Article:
How Stress Affects Your Health
Modern life is full of stress, but so was life in the past. We may worry about whether we’ll lose our jobs or why our child isn’t doing well in school, but centuries ago people worried whether the crops would fail or how many of their children would die before reaching adulthood. They didn’t know about the health effects of stress, which is one reason they died younger than we do. Fortunately, we can take measures to mitigate the stress we experience in our lives.
The key to surviving and even thriving despite stress is learning to effectively cope with it. Your primary care doctors at Cohen Medical Associates in Delray Beach, want to explore the various ways stress affects your body, and to offer steps you can take to alleviate it.
Although just hearing the word “stress” can make you a bit stressed, all stress isn’t bad. Dr. Hans Selye in 1936 distinguished between “eustress” or good stress, and “distress,” or bad stress. Eustress might be the kind you experience on a roller coaster or running a marathon or accepting an Academy Award. Distress is that which causes you anger, or anxiety, or sleepless nights.
The National Institute of Mental Health (NIMH) similarly reminds us that not all stress is bad. It can motivate people to prepare for an exam or an interview or to fight or flee a life-threatening situation.
In the case of either eustress or distress, the physical reactions are largely the same: quickened heart rate, tense muscles, increased respiration and heightened reaction time. This is due to the release of the hormone cortisol, which prepares the body for the fight-or-flight response.
Nature evolved this mechanism to keep us and our species alive, but when the stress becomes chronic, it can take a toll on our health, and eventually even kill us. It can lead to such mental issues as anxiety, depression, and decreased resilience, as well as suppressing thyroid function, triggering skin and digestive problems, chest pains, fatigue, and headaches, and contributing to insomnia and lowered libido.
Cases of prolonged stress have been implicated in high blood pressure, cardiovascular disease, diabetes, even cancer. That’s why it’s critical to learn ways of coping with the three main types of stress: routine (daily stress related to work, school, community, and family problems); sudden (loss of job, divorce, acute illness); or, traumatic (war, natural disaster, assault, death of family member or close friend).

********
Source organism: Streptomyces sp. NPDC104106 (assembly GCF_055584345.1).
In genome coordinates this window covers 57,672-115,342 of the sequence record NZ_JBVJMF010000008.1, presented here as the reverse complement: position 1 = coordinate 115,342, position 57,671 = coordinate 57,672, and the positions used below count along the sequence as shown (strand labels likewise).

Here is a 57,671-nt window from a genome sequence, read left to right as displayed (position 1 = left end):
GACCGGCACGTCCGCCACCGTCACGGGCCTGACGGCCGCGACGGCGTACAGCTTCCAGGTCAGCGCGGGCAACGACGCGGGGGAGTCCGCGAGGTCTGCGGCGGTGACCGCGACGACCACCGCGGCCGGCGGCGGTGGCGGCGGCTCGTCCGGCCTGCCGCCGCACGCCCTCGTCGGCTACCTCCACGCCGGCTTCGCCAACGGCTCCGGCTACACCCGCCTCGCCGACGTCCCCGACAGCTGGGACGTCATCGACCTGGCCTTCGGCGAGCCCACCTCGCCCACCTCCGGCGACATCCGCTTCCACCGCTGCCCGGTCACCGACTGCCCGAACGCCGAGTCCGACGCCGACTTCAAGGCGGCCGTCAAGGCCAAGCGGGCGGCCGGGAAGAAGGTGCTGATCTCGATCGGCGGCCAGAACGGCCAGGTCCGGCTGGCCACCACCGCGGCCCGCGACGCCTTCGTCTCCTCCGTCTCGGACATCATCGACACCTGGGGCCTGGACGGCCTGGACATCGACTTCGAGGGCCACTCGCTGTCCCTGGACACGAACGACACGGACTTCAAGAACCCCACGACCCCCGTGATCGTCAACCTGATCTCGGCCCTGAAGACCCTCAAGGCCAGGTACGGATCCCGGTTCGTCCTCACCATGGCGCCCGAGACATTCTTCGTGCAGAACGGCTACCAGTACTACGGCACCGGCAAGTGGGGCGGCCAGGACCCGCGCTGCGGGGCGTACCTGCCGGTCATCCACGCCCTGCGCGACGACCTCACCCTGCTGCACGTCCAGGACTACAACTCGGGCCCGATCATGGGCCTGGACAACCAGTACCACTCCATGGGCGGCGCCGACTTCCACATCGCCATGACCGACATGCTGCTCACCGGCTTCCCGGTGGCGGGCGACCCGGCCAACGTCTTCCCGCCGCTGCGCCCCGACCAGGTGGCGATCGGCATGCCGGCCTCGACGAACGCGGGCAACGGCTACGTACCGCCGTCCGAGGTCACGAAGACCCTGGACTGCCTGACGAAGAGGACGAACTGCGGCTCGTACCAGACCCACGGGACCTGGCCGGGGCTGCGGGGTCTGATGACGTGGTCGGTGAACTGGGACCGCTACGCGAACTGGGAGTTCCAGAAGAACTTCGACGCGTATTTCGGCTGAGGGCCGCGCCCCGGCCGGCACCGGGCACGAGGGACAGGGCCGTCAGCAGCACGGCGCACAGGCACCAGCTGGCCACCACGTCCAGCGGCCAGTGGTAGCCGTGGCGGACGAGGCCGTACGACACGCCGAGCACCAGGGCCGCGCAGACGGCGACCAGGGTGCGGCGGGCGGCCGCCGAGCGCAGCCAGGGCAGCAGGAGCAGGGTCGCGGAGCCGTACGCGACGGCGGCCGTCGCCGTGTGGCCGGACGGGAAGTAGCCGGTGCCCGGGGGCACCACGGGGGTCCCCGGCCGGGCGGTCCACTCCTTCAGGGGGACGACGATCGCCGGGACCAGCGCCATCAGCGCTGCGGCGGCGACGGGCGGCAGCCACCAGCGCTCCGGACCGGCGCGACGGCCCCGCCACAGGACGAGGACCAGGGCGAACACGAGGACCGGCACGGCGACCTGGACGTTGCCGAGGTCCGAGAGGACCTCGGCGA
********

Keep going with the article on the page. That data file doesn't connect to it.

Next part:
Here are some effective ways to cope with all of the types of stress you may encounter.
Any type of vigorous or controlled movement will, in essence, give the cortisol someplace to go, instead of simply coursing through your body creating havoc. Tennis, bike riding, swimming, jogging, even a quick walk around the block will help relieve stress. For all three types of stress, regular exercise will have a major impact on your body’s health and your mind’s well-being.
2. Relaxation techniques
Anything that helps muscles relieve tension will help alleviate stress. Deep breathing techniques, such as those taught in disciplines like yoga, along with meditation-type practices that train your mind to disengage from daily stresses, will have a positive effect. People of any age can perform the slow, flowing movements of qigong or tai chi—91-year-old Rosalynn Carter practices the latter daily.
It’s important to incorporate regular “down time” into your daily schedule, whether that means playing with your children, reading a book, or engaging in a hobby; anything that offers a temporary respite from your worries will allow your cortisol levels to drop and your body’s stress levels to return to normal.
4. Eat well
If your body is already stressed from excess cortisol, it doesn’t need the additional stress of processed foods, sugar, starches, and fat. Do it a favor and offer it lean proteins, vegetables, nuts, and fruits.
Too much sleep can be as harmful as too little, so aim for regular bedtimes even on the weekend, and try to average seven to nine hours’ sleep every night. Turn off electronic devices one or two hours before bedtime, and restrict activity in the bed solely to sex and sleep.
If despite these tips you still feel chronically stressed, please talk to us. We can suggest other strategies that can help, as well as investigate any hidden health issues that may be causing or contributing to your stress.